Defence Policy

Europe Chooses: Neutral Ireland Preferred over "Hawkish" Poland

Photo. Irish Defence Forces

The European Union countries have once again chosen the head of the European Union Military Committee from among neutral countries. The current Austrian general in this position will be replaced by an Irish general, deemed a better candidate than the generals from Slovenia and Poland.


On Wednesday, May 15, 2024, the 27 Chiefs of Defence of the EU member states elected a new chair of the European Union Military Committee (EUMC), who will replace General Robert Brieger of Austria for a three-year term starting on May 25, 2025. This time, the position was entrusted to the Irish Chief of Defence Forces, General Seán Clancy, also from a neutral country.


The situation was unusual because the EUMC members had two other candidates to choose from, both from countries more inclined towards military action and members of the North Atlantic Treaty Organization: Slovenia and Poland. However, they again chose a representative from a neutral country, despite the fact that the European Union Military Committee is the most important advisory body for EU institutions on defence matters.

The lack of selection of the Polish candidate, General Sławomir Wojciechowski, can be somewhat understood. He is currently „only” Poland’s military representative to the EU and NATO and has never previously held the position of Chief of the General Staff. Traditionally, the chair of the EUMC has been chosen from those who have held that position. A much more „formidable” opponent for Seán Clancy, however, was the experienced Chief of the General Staff of the Slovenian Armed Forces, General Robert Glovaš. Nonetheless, he also ultimately lost in the secret ballot.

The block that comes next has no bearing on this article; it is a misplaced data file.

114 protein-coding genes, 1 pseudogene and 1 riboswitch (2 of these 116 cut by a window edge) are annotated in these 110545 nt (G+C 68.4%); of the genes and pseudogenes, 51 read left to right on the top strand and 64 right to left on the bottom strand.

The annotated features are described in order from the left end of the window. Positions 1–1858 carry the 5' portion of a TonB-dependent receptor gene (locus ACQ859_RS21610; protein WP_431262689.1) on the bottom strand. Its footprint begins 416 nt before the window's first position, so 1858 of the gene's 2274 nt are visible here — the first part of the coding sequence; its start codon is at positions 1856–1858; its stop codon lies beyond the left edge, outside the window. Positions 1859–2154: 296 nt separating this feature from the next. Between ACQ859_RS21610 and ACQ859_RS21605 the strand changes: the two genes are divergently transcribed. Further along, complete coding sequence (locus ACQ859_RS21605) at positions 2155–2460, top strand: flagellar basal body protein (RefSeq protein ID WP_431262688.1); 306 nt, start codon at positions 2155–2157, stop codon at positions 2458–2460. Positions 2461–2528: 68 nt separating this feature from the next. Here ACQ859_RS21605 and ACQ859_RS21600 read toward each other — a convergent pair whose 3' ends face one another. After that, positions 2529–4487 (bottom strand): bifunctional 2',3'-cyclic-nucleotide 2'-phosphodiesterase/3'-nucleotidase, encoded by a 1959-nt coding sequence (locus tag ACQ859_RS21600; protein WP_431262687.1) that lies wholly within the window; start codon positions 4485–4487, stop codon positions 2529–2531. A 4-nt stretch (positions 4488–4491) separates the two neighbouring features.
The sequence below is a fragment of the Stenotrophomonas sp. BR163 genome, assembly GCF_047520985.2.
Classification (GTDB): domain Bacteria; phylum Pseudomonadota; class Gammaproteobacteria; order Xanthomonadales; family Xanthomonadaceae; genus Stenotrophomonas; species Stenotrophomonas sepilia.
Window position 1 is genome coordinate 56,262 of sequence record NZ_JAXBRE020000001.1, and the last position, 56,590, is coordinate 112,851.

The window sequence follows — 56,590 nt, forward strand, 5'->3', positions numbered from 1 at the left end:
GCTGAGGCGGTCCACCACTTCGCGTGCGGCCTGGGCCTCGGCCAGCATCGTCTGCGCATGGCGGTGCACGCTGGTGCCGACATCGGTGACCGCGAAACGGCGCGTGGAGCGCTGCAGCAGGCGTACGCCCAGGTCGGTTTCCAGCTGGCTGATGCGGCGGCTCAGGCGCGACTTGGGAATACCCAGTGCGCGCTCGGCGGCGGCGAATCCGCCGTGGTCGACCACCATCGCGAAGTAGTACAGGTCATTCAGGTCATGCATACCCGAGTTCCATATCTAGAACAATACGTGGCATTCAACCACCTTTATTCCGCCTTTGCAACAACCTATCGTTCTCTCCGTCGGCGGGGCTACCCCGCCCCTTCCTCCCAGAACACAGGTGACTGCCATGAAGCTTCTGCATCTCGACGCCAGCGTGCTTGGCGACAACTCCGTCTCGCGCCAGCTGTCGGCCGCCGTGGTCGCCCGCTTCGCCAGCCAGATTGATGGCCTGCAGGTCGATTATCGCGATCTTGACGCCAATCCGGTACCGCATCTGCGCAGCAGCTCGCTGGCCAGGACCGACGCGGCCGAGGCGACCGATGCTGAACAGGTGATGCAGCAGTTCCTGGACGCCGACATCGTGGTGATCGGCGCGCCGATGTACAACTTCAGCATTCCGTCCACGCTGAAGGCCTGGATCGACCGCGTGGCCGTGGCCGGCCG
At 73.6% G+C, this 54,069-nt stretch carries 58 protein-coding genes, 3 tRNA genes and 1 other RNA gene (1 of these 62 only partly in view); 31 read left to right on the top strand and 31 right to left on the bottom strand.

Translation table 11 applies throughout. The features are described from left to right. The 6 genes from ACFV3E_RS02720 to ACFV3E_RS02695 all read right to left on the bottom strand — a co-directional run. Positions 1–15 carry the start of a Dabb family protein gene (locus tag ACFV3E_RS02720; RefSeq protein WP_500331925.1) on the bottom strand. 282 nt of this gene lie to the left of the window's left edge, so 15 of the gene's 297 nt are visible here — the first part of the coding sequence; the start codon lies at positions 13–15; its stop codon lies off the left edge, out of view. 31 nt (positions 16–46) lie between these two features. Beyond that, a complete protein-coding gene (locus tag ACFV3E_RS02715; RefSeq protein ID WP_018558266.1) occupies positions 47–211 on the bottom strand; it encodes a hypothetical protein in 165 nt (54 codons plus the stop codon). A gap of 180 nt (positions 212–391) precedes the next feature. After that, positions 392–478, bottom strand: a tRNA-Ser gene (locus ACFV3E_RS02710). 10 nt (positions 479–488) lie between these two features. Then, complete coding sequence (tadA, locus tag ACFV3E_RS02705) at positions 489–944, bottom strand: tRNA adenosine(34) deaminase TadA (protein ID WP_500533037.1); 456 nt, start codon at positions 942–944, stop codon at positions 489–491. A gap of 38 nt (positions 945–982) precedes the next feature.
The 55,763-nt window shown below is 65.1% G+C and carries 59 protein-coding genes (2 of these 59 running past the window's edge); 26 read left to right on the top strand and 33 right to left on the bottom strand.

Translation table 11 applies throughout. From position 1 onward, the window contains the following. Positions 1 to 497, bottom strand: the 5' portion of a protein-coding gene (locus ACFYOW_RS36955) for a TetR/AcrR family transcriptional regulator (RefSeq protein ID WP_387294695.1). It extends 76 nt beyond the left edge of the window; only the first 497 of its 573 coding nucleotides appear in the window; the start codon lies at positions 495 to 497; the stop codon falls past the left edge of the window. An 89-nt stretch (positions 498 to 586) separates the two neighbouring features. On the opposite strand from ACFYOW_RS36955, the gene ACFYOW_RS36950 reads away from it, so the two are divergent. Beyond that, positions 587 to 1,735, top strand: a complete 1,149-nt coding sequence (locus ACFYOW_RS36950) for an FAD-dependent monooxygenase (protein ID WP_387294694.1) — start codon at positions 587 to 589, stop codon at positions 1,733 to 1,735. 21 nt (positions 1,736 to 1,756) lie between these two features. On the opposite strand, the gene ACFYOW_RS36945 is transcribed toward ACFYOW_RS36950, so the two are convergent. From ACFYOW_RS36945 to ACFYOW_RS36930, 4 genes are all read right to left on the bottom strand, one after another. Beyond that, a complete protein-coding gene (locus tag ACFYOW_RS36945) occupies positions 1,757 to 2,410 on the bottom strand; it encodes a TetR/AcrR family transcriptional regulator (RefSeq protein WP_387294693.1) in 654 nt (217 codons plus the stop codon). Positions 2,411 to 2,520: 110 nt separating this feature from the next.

Observers emphasize that General Seán Clancy is certainly a highly skilled specialist, and, moreover, no representative from Ireland has ever held such a position before. Additionally, the Irish Defence Forces will gain their first four-star general in 100 years, as the election to the position of EUMC chair comes with this promotion. There is also speculation that Ireland might ultimately follow the example of countries like Finland or Sweden and abandon its neutrality.

However, the choice should indeed be surprising. Europe is currently at war, and EU actions should be focused on supporting effective defence without any signs of neutrality. Therefore, General Clancy must be prepared to operate not only in Ireland but throughout the European Union and in allied operations, which are often conducted outside Europe as well. In this field, countries that are also NATO members have significantly more experience. This is not just about military knowledge but also access to information and systems (e.g., cryptographic systems) that only NATO countries possess.

Now, a general from a neutral country will be advising the most important diplomats of the European Union on defence matters, including the High Representative of the EU for Foreign Affairs and Security Policy, Josep Borrell, who is responsible for directing EU defence policy among other duties.